Since around 1942, in Los Angeles of the United States, air pollution slightly different from conventional smog began to be produced. This smog caused gray-brown haze, poor visibility, eye irritation and specific damage to plants. This smog was produced only on hot sunny days. In the early 1950’s, Professor A.H.Haagen-Smit of California Institute of Technology clarified that this pollution is mainly composed of ozone produced by irradiating vehicle exhaust gas combined with sunlight.
Nitrogen dioxide emitted from vehicles and factories into the air is brownish when it is highly concentrated. Nitrogen dioxide absorbs ultraviolet light energy from the visible rays of the sun and is photodegraded into nitric oxide (NO) and atomic oxygen (O). The reaction properties of the atomic oxygen generated here are high and it forms ozone by reacting with oxygen (O2) immediately. However, this reaction alone does not result in a high concentration of ozone. Various hydrocarbons such as HC and organic compounds emitted from cars are present in the air, and these substances play an important role in producing photochemical smog. The presence of hydrocarbons leads to an accumulation and high concentration of ozone in the atmosphere and forms harmful organic compounds such as aldehyde, acrolein and PAN(peroxyacetyl nitrate). The major component of photochemical smog is produced as a secondary chemical reaction in the air, not by a direct source like cars. Since ozone possesses strong oxidizing properties, the generic name used is photochemical oxidant, and it is the causative substance of photochemical smog.
Ozone has strong oxidizing properties. High ozone concentrations cause eye and throat irritation and respiratory problems. Additionally, ozone has an adverse affect on agricultural crops. PAN has much more harmful effect. The environmental standard for hourly value on photochemical oxidant in Japan is less than 0.06ppm. Because health hazards for local residents mainly appear as acute effects, a limit of 0.06ppm is regulated specifically for the prevention short-term exposure problems, including eye irritation and respiratory problem. On the other hand, a different assessment method was employed concerning the effect on plants. AOT 40 is often used as the index. This assessment indicates how long the ozone concentration remains over 40ppb. It is based on exposure accumulation of a concentration which has an adverse affect on plants.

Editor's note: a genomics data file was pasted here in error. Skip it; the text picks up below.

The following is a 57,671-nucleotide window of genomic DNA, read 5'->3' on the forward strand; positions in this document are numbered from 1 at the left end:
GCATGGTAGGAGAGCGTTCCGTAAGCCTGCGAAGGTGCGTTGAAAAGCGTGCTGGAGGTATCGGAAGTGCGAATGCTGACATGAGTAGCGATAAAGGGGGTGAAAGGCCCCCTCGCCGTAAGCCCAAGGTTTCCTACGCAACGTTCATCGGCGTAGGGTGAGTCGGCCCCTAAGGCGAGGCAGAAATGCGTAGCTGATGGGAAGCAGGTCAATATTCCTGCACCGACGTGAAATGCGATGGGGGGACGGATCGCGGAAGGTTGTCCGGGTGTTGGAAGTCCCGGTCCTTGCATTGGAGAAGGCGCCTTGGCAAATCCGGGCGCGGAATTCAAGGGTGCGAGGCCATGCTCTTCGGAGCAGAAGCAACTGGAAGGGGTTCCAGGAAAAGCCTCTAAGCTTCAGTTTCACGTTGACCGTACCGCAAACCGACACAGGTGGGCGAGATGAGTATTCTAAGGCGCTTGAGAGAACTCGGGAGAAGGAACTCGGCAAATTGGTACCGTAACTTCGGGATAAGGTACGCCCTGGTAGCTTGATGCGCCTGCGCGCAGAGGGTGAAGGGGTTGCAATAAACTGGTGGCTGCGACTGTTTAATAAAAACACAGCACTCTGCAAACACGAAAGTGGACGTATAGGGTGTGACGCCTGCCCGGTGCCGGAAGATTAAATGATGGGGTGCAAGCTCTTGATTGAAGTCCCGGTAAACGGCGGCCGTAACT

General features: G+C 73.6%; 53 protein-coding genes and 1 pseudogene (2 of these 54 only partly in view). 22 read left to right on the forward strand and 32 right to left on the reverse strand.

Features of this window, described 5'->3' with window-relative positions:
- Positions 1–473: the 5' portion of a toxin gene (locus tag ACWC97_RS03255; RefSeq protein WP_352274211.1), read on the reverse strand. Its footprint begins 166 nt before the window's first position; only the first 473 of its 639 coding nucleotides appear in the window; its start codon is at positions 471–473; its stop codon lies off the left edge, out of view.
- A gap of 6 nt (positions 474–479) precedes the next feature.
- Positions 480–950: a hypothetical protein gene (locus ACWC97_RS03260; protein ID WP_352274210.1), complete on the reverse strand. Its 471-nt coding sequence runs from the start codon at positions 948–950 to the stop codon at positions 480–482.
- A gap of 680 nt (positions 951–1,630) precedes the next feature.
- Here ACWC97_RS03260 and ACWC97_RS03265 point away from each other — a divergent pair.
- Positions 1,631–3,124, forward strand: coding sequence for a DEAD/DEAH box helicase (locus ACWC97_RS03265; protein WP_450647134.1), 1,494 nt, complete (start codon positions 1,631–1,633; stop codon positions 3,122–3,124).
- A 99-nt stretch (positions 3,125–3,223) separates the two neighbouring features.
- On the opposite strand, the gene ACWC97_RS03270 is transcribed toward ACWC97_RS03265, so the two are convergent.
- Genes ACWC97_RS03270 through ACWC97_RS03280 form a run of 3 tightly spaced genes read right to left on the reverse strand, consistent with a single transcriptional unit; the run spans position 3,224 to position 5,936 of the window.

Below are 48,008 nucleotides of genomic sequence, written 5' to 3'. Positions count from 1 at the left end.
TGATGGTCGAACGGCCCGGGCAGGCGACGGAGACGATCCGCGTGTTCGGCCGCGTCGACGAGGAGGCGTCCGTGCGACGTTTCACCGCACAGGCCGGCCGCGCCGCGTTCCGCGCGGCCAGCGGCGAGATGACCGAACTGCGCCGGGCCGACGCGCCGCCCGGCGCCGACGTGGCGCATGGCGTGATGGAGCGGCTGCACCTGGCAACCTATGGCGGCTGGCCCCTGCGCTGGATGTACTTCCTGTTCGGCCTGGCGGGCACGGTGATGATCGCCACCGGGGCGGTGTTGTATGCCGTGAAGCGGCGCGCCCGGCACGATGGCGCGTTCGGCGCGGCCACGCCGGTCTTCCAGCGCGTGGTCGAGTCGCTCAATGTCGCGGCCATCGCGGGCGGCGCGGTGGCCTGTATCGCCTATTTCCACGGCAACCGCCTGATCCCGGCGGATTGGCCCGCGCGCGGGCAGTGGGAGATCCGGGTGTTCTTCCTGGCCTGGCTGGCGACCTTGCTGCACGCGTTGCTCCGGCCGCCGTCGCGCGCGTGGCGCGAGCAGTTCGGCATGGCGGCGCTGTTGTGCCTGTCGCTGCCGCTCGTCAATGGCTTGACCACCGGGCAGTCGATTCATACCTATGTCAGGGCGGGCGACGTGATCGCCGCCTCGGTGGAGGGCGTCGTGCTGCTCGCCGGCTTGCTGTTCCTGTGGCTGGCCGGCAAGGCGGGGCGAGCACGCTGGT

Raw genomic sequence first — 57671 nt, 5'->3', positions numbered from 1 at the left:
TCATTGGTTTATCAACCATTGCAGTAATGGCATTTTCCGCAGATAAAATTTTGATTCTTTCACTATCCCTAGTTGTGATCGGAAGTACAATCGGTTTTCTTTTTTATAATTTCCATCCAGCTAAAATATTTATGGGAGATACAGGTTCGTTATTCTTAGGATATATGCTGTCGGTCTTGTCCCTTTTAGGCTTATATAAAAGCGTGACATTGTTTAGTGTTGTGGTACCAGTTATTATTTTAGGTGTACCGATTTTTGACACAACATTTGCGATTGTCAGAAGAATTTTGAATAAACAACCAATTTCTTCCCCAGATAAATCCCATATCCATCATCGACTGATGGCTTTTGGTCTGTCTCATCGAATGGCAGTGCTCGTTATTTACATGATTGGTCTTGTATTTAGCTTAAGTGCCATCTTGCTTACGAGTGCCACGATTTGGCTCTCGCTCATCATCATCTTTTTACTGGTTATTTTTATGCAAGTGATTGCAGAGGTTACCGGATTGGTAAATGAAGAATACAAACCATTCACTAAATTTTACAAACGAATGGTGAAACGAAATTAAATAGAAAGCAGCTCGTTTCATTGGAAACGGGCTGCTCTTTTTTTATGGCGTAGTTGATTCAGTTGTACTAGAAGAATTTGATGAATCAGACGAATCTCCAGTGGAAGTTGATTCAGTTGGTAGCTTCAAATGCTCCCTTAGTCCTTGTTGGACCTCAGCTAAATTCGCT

Since the reaction properties of ozone are high, high ozone concentrations cannot remain. It reacts with various compounds in the air or matter on the earth’s surface, especially plants, and disappears. The production of ozone stops as the sunlight becomes weaker before the sunset. This phenomenon needs a constant time to react because it is based on chemical reaction in the air. In addition, high ozone concentrations are observed in suburbs some kilometers away from cities where the primary pollutant like nitrogen oxide is exhausted, because the air mass and pollutants can travel in the atmosphere. In Japan, the achievement rate of the environmental standard on photochemical oxidant is quite low. The rate at less than 1% has lasts. When the ozone concentration for hourly value is over 0.12ppm, a photochemical smog warning is issued, and when over 0.24ppm, a photochemical smog alarm is issued. The system is used to supply hourly, real time information to residents to encourage them to be aware and reduce their pollution emissions. For the measurement of the ozone concentration, the ultraviolet absorption method is used, and in Japan it is used in combination with the neutral potassium iodide method.
Since the latter method can measure various acidic agents, the results are shown as photochemical oxidant.
As noted above, the three major factors which cause photochemical smog are nitrogen oxide, hydrocarbon and ultraviolet rays from the sun. Because it is impossible to control sunlight on a large scale, many countries attempt to control the emission of nitrogen oxide and hydrocarbons in order to prevent photochemical smog. The methods of control of nitrogen oxide are almost exactly the same as that of acid rain. The control of the causes of hydrocarbon started in April 2006 in Japan, and it is expected that this activity will reduce the concentration of suspended particulate matter in the air.
Because the causative substance of photochemical smog is mainly generated in urban areas, this used to be considered a form of typical, urban-type regional air pollution. However, two other factors must be considered. One is the phenomenon that ozone in the stratosphere descends onto the earth’s surface. It may be the cause of the high ozone concentrations in early spring. The other factor is the wide-area ozone transport by tropospheric ozone production. In Japan, the transfer from the ocean side, but also from the continent side is considered important. This indicates that photochemical smog has both sides of a local pollution problem and global-scale environmental issue. Therefore, it is not easy to achieve an effective solution.